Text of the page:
We hold a Walks database listing details of all existing walks. The information consists of a unique identifying number for each walk and key data such as leaders name, walk name, meeting point description and walk statistics (distance, ascent, time taken and grade) which are used to create our walking programmes and to send information to the press about our walk. Walkers are asked to assess their ability to do the walks based on information in the programme such as the walk grade. Detailed information about Walk Grades – which specify walk distance, ascent and estimated walking time for each of our grades are held on the CBMW Website. Leaders are responsible for the accuracy of the information for walks which they lead which are held in this database. Any corrections should be sent (preferably by email) to email@example.com.
Existing Walks without Leaders
We also have a Database of walks which have written route descriptions but no current leader and are therefore available for a leader to take over.
Leaders can also develop or otherwise create a walk suitable for the group for inclusion in the programme. Detailed information (as outlined in the existing walks section above) about the walk should be sent to the Programme Secretaries so that the walk can be added to the walks database. Many leaders nowadays have access to a GPS for accurate data on route statistics but if you are not one of these, the following notes may help you with the walk statistics.
Distance – Best measured by walking the route with a GPS device. Desk studies involve measurement from large scale maps with a measuring instrument or a length of cotton. Note that the squares on the 1:50,000 map are 1km apart. The zigzags of the mozarabic/mule tracks can double or treble the measured distance from a map. The odometer in your car can measure distances if you can drive parts of the route or else, if all else fails, multiply the time it took you to walk the route, minus any stops by 3 or 4 (this therefore assumes that when walking, you go at a speed of about 3 or 4km per hour)
Time – Walk the route to gauge the time, but remember that a party will be slower than an individual or small group. Allow longer for water stops in hot weather, half an hour for lunch and 15-30 minutes for contingencies.
Ascent – Means the total accumulated ascent for the route. This must be at least the altitude difference between the highest and lowest point of the route plus an allowance for additional climbs as the route switchbacks. Most GPS will log this information or use an altimeter. From a large scale map you can count contour lines which are every 20 metres on the 1:50,000 maps (CNIG). 1:25000 maps are also available.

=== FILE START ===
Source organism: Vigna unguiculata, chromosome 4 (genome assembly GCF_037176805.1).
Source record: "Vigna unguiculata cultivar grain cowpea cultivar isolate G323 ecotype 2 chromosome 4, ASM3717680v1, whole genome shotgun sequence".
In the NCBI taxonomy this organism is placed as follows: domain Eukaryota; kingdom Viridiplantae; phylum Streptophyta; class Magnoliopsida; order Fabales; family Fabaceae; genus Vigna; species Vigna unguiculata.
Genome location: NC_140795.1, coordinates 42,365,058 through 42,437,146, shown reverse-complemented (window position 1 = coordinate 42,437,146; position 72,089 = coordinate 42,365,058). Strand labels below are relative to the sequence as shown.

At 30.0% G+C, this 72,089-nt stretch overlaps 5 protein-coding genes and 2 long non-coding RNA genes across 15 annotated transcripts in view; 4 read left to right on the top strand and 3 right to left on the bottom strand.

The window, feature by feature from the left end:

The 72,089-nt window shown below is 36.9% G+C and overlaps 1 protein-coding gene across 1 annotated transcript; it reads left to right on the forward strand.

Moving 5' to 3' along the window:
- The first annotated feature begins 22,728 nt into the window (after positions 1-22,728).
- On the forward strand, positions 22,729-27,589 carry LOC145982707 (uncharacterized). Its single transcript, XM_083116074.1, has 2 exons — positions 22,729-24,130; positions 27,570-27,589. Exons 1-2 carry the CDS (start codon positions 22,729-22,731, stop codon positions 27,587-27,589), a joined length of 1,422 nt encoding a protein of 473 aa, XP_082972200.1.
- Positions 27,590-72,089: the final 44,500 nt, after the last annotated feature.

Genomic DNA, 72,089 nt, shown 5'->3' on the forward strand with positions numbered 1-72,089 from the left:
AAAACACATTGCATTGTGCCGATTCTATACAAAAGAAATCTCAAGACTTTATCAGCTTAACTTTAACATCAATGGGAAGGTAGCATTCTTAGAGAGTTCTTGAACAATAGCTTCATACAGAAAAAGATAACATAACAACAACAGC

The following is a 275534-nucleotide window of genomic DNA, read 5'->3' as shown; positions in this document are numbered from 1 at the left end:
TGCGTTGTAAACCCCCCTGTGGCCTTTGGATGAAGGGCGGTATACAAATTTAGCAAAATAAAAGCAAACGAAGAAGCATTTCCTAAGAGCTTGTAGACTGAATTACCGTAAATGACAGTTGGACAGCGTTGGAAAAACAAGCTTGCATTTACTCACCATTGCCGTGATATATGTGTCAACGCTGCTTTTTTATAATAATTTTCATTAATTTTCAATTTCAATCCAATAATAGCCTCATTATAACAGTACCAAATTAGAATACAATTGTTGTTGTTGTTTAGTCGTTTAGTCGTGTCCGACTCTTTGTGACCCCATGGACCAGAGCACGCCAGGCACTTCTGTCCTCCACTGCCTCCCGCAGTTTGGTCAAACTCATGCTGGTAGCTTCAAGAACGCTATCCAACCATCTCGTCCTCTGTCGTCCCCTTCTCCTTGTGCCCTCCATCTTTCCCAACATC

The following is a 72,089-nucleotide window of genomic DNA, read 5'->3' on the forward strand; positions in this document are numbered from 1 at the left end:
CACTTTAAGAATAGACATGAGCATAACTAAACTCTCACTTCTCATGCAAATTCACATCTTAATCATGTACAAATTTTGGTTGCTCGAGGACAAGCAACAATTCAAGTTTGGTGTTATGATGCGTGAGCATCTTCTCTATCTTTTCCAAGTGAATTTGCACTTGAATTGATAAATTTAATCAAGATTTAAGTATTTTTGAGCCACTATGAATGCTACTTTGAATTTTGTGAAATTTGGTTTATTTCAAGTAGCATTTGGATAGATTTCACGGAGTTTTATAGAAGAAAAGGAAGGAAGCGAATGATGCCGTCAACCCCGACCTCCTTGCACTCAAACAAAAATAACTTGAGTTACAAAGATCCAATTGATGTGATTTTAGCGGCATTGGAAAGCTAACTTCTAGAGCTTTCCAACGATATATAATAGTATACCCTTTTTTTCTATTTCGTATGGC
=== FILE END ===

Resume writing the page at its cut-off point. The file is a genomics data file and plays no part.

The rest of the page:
Pace – It is the leader’s responsibility to adjust his or her pace to avoid the party getting unduly strung out. This in turn leads to those at the front having to wait around for long periods whilst those at the back get little or no breaks. The route can take longer to complete as a result.
Grade – Grade is determined by a combination of distance and height gain. The criteria can be found in the Info section of the website. Other relevant comments about the walk, e.g. “Rough ground”, “Few paths” and so on which may influence a walkers’ ability to complete the route should be added into the description.
2. Walk Descriptions on Walks In Spain website
It is the intention of the group to produce and make freely available written detailed walk descriptions of all of our walks, together with maps and gps tracks whenever possible to ensure the continued existence of these routes and to make it easy for walk leaders to hand on their walks to others when they no longer wish to lead. These walk descriptions are to be found on www.walksinspain.org either directly or via the CBMW website. Leaders are asked to help with this by either writing up their walks themselves using the standard format available on the walksinspain website or by asking somebody else to do this for them and – where possible – to provide a gpx track. See www.walksinspain.org for more details.